Putting it all together
Here are a few tips to pull it all together.
- Be holistic – when you design a funnel, make sure it accommodates all the stages we mentioned above. You don’t want to fall over early doors because you haven’t put the keyword research graft in or later doors because you didn’t think about what content people would need to receive to feel comfortable in parting with hard-earned cash.
- See it through – getting this stuff going takes time. You won’t get results overnight. Allow a minimum of 6-9 months to see progress once you’ve got content published. The prize at the end is definitely worth the effort: a repeatable, scalable lead generation and business development engine. So stick with it!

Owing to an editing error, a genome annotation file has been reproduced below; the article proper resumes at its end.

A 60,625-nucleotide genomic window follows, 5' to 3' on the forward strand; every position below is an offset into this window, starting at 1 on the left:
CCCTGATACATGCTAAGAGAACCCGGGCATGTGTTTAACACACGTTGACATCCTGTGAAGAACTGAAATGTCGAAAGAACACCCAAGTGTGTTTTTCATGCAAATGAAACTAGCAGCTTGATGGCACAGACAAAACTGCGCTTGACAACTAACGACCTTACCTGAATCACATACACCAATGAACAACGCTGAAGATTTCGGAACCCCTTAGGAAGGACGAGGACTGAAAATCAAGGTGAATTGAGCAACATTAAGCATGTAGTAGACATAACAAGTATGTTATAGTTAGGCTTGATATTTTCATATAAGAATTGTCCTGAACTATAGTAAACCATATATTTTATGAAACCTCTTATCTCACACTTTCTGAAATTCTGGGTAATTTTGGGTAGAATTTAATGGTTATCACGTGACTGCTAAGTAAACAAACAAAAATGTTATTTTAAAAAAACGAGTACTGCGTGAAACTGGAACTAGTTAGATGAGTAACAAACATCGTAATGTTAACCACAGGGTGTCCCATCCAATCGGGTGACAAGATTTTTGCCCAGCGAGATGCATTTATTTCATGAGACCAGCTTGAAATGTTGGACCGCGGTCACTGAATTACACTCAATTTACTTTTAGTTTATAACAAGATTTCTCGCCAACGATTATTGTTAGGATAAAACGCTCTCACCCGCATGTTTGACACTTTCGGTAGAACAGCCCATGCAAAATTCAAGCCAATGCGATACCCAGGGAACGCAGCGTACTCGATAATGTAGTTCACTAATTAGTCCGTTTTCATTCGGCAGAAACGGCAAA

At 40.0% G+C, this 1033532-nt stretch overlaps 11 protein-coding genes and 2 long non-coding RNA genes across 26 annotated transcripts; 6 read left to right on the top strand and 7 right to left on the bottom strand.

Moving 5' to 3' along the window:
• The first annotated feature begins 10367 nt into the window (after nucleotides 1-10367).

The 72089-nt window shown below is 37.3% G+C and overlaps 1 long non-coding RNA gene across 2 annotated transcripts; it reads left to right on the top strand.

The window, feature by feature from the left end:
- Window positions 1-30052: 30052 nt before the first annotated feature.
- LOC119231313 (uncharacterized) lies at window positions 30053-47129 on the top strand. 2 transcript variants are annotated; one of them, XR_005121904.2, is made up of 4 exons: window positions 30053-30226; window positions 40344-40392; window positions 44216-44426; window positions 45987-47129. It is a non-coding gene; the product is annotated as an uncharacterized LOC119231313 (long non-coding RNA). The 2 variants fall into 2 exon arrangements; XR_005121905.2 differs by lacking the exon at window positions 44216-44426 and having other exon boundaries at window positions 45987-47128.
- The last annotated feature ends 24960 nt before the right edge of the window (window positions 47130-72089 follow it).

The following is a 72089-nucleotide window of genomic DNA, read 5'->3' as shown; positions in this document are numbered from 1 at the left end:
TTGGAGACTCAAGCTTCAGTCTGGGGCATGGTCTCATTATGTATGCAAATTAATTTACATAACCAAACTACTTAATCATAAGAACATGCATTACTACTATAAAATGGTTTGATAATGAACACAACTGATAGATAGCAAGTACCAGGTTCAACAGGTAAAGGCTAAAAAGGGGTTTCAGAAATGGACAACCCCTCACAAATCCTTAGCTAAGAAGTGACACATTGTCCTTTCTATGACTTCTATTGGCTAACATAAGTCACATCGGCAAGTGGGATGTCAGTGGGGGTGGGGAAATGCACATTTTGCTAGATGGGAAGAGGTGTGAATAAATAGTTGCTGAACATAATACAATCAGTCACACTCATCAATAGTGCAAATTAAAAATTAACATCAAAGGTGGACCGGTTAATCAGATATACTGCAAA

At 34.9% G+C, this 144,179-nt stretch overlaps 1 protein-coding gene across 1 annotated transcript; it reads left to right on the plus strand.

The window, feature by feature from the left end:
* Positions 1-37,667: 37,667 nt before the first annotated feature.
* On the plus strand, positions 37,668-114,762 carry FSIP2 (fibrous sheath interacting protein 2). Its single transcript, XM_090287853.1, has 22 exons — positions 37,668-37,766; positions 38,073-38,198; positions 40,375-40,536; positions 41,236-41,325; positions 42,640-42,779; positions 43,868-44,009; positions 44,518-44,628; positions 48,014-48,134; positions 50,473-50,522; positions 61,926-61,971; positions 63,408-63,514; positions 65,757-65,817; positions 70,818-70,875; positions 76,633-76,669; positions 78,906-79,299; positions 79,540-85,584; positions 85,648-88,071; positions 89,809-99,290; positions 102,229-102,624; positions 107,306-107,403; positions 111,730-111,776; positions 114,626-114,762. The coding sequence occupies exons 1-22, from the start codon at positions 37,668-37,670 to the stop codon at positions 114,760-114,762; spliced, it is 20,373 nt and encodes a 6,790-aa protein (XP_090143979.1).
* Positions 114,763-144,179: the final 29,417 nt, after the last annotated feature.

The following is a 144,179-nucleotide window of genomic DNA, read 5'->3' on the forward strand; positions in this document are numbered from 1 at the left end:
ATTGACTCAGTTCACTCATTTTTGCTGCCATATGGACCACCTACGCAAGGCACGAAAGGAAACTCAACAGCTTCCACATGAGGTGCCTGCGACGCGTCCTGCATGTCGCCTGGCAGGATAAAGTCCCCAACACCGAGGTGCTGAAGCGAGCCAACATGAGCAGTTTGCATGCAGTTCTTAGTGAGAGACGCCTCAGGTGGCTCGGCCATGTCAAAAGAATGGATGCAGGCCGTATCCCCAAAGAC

- Keep it tight – make sure that your funnel is tight. By that, we mean that the attraction content aligns with the conversion content, which aligns with the closing content. As a result, it’s commonplace for companies doing this well to have a number of different funnels that align with different potential buyers (personas again), vertical markets or products and services.
Confused? Don’t be. If you need help, reach out to us for a chat. Alternatively, fill in our inbound marketing audit and we’ll give you some free tips specific to your individual circumstances.